About the author: Marcus Peacock is EPA’s Deputy Administrator.
Congratulations. Here are ten suggestions from a former Deputy:
1. Be your agency’s Chief Operating Officer. No one else has the scope of authority to do this job.
2. Listen. Within the first 15 days interview 10 to 20 people who know the agency well. Ask them:
- What are the best things about the agency?
- What are the top few things that should be changed?
- Who are the most respected people in the agency? (Make sure you interview these people.)
- If you were in my shoes, what would you work on?
- What are the major obstacles to successfully finishing the work you suggest and how can they be overcome?
3. Plan. Take what you learned from the interviews to your boss. With your boss, write down what you will accomplish in your first year. Include items 4 through 8 below. Include specific mid-term goals. This is your personal performance plan. Your inbox will relentlessly try and knock you off your plan. Don’t let it.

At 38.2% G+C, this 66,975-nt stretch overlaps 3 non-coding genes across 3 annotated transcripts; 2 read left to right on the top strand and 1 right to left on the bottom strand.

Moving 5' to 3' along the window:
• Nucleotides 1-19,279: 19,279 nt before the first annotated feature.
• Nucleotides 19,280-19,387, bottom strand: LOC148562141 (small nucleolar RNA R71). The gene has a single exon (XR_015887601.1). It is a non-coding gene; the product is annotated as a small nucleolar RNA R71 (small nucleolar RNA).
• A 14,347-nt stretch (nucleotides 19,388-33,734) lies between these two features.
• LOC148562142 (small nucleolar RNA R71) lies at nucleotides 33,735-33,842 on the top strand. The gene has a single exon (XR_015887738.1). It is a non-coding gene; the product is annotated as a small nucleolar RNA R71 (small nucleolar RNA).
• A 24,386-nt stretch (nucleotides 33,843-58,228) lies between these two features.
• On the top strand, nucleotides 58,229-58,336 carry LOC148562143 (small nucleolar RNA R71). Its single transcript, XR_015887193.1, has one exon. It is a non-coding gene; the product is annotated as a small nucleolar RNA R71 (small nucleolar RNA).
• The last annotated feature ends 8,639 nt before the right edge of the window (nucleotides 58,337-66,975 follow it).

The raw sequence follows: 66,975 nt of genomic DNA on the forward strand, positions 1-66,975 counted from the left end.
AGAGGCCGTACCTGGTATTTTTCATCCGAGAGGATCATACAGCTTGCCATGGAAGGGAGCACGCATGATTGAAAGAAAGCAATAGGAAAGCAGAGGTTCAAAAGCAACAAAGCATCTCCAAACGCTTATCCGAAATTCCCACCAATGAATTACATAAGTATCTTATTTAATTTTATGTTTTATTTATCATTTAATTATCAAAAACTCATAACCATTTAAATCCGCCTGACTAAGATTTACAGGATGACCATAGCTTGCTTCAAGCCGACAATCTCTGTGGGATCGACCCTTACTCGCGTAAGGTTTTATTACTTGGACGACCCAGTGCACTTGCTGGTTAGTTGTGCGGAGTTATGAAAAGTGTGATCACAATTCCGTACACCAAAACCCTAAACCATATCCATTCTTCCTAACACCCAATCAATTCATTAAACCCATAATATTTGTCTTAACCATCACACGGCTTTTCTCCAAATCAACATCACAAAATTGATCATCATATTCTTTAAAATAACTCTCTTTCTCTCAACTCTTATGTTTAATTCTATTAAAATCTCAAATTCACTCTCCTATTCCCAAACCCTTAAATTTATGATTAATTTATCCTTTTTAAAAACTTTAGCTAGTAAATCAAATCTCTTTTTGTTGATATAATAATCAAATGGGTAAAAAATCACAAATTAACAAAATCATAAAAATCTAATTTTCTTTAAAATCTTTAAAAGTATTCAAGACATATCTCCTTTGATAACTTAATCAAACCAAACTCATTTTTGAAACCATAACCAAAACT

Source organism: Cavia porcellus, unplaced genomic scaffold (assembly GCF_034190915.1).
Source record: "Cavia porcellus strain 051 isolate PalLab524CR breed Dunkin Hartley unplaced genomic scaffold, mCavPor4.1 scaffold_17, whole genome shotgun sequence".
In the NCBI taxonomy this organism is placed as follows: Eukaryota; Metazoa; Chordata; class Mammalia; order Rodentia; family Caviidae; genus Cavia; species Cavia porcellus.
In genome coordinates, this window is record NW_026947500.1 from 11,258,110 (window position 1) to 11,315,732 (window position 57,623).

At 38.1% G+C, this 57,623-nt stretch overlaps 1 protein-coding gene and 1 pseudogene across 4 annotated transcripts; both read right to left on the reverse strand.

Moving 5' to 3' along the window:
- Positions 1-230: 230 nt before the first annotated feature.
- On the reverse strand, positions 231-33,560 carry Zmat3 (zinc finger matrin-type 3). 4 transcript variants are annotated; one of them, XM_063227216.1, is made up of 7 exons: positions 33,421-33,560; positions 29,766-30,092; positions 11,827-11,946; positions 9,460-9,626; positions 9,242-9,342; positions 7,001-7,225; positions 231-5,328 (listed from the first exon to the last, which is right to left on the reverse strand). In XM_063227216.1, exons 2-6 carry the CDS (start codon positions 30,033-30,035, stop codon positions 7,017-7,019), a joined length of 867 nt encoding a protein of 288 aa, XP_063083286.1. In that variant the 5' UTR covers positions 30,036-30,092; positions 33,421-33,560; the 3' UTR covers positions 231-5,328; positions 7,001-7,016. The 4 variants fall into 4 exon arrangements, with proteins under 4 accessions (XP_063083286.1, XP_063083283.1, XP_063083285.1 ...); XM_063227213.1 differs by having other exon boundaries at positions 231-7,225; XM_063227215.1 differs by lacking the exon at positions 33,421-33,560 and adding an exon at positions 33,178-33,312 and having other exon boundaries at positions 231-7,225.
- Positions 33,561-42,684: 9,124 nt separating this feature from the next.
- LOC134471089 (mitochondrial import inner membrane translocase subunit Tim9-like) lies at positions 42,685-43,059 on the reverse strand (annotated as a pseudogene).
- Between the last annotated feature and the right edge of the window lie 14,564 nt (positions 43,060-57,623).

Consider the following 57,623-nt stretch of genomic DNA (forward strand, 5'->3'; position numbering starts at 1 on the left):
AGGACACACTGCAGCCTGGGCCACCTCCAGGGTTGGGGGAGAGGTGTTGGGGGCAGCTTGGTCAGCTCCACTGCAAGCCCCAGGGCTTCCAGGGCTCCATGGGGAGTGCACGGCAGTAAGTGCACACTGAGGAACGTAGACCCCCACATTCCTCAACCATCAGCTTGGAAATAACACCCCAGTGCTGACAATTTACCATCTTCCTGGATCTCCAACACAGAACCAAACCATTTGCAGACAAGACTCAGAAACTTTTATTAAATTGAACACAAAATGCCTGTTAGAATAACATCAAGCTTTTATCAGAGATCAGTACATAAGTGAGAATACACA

4. Learn. Have key agency performance measures reported to you at least every quarter (shoot for every week). The measures must reflect the President’s priorities. After two reporting cycles you will know more about the agency than anyone else.
5. Get help. Establish a team that can help you interpret the performance data. They should look for trends, anomalies, and best practices.
6. Manage. Regularly meet with the head of every major office (e.g., the Under Secretaries) to review the office’s performance. Use performance data to improve operations, formulate budgets and make policy decisions. Measures for reporting don’t mean much. Measures for managing are vital.
7. Motivate. Link awards, promotions, pay increases, bonuses, and other recognition to the agency’s performance. Personally recognize people who exceed expectations.
8. Show the world. Publicly release performance data at least every quarter (shoot for every week). Accountability is your best friend.
9. Be honest. In Washington DC, reputation is the coin of the realm.
10. Have a blast.
One last thing, if a former Deputy calls, always take the call.